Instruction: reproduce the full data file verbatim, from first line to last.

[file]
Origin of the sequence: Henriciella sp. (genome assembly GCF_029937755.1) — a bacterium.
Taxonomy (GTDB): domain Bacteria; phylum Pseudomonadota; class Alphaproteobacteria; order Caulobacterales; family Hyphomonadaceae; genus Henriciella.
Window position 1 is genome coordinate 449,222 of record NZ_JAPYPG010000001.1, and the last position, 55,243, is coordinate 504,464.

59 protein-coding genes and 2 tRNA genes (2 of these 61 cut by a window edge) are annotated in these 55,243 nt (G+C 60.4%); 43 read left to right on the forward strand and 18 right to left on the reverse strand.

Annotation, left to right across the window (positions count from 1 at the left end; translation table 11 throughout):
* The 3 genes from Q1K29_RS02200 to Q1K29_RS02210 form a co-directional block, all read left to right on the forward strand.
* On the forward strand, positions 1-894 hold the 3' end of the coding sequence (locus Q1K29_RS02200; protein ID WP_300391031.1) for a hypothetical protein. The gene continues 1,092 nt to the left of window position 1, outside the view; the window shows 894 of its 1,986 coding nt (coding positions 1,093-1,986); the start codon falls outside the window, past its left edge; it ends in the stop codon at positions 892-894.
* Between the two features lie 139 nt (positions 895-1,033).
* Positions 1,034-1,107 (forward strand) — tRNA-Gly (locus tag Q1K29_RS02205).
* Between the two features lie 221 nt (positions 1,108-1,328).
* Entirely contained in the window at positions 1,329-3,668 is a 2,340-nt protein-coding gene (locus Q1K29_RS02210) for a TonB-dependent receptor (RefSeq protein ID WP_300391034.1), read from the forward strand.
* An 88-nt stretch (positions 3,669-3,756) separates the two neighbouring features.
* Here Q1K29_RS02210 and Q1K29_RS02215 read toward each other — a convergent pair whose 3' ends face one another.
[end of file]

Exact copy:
Origin of the sequence: Henriciella sp. (genome assembly GCF_029937755.1) — a bacterium.
Taxonomy (GTDB): domain Bacteria; phylum Pseudomonadota; class Alphaproteobacteria; order Caulobacterales; family Hyphomonadaceae; genus Henriciella.
Window position 1 is genome coordinate 449,222 of record NZ_JAPYPG010000001.1, and the last position, 55,243, is coordinate 504,464.

59 protein-coding genes and 2 tRNA genes (2 of these 61 cut by a window edge) are annotated in these 55,243 nt (G+C 60.4%); 43 read left to right on the forward strand and 18 right to left on the reverse strand.

Annotation, left to right across the window (positions count from 1 at the left end; translation table 11 throughout):
* The 3 genes from Q1K29_RS02200 to Q1K29_RS02210 form a co-directional block, all read left to right on the forward strand.
* On the forward strand, positions 1-894 hold the 3' end of the coding sequence (locus Q1K29_RS02200; protein ID WP_300391031.1) for a hypothetical protein. The gene continues 1,092 nt to the left of window position 1, outside the view; the window shows 894 of its 1,986 coding nt (coding positions 1,093-1,986); the start codon falls outside the window, past its left edge; it ends in the stop codon at positions 892-894.
* Between the two features lie 139 nt (positions 895-1,033).
* Positions 1,034-1,107 (forward strand) — tRNA-Gly (locus tag Q1K29_RS02205).
* Between the two features lie 221 nt (positions 1,108-1,328).
* Entirely contained in the window at positions 1,329-3,668 is a 2,340-nt protein-coding gene (locus Q1K29_RS02210) for a TonB-dependent receptor (RefSeq protein ID WP_300391034.1), read from the forward strand.
* An 88-nt stretch (positions 3,669-3,756) separates the two neighbouring features.
* Here Q1K29_RS02210 and Q1K29_RS02215 read toward each other — a convergent pair whose 3' ends face one another.